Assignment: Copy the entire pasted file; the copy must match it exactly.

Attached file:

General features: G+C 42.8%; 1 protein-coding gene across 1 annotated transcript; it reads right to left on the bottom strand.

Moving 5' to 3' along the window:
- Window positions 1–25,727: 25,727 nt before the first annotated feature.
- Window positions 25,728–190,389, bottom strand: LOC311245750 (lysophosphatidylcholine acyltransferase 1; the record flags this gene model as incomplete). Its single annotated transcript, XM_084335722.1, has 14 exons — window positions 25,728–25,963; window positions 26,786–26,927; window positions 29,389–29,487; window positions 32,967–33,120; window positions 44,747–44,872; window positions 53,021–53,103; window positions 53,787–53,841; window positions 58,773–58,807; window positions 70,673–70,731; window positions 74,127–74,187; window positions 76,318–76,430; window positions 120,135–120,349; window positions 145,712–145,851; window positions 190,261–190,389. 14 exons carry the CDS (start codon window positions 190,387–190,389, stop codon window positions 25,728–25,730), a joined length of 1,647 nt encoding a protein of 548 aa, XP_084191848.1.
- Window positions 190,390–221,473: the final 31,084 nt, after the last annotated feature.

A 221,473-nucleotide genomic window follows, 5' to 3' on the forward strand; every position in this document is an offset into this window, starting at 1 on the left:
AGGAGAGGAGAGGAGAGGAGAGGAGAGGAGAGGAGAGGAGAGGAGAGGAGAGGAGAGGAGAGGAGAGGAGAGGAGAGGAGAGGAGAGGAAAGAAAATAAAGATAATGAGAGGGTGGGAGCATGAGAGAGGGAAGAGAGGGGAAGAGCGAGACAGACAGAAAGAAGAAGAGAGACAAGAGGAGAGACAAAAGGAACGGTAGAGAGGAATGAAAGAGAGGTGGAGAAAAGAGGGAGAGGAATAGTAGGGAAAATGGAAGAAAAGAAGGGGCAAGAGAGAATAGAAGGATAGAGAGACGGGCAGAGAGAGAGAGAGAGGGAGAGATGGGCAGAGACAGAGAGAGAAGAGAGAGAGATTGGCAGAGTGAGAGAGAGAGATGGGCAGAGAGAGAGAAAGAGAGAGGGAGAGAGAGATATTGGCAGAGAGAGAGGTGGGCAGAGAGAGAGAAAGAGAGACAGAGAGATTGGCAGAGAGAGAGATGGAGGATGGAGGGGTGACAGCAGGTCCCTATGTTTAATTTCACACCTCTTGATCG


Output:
General features: G+C 42.8%; 1 protein-coding gene across 1 annotated transcript; it reads right to left on the bottom strand.

Moving 5' to 3' along the window:
- Window positions 1–25,727: 25,727 nt before the first annotated feature.
- Window positions 25,728–190,389, bottom strand: LOC311245750 (lysophosphatidylcholine acyltransferase 1; the record flags this gene model as incomplete). Its single annotated transcript, XM_084335722.1, has 14 exons — window positions 25,728–25,963; window positions 26,786–26,927; window positions 29,389–29,487; window positions 32,967–33,120; window positions 44,747–44,872; window positions 53,021–53,103; window positions 53,787–53,841; window positions 58,773–58,807; window positions 70,673–70,731; window positions 74,127–74,187; window positions 76,318–76,430; window positions 120,135–120,349; window positions 145,712–145,851; window positions 190,261–190,389. 14 exons carry the CDS (start codon window positions 190,387–190,389, stop codon window positions 25,728–25,730), a joined length of 1,647 nt encoding a protein of 548 aa, XP_084191848.1.
- Window positions 190,390–221,473: the final 31,084 nt, after the last annotated feature.

A 221,473-nucleotide genomic window follows, 5' to 3' on the forward strand; every position in this document is an offset into this window, starting at 1 on the left:
AGGAGAGGAGAGGAGAGGAGAGGAGAGGAGAGGAGAGGAGAGGAGAGGAGAGGAGAGGAGAGGAGAGGAGAGGAGAGGAGAGGAGAGGAAAGAAAATAAAGATAATGAGAGGGTGGGAGCATGAGAGAGGGAAGAGAGGGGAAGAGCGAGACAGACAGAAAGAAGAAGAGAGACAAGAGGAGAGACAAAAGGAACGGTAGAGAGGAATGAAAGAGAGGTGGAGAAAAGAGGGAGAGGAATAGTAGGGAAAATGGAAGAAAAGAAGGGGCAAGAGAGAATAGAAGGATAGAGAGACGGGCAGAGAGAGAGAGAGAGGGAGAGATGGGCAGAGACAGAGAGAGAAGAGAGAGAGATTGGCAGAGTGAGAGAGAGAGATGGGCAGAGAGAGAGAAAGAGAGAGGGAGAGAGAGATATTGGCAGAGAGAGAGGTGGGCAGAGAGAGAGAAAGAGAGACAGAGAGATTGGCAGAGAGAGAGATGGAGGATGGAGGGGTGACAGCAGGTCCCTATGTTTAATTTCACACCTCTTGATCG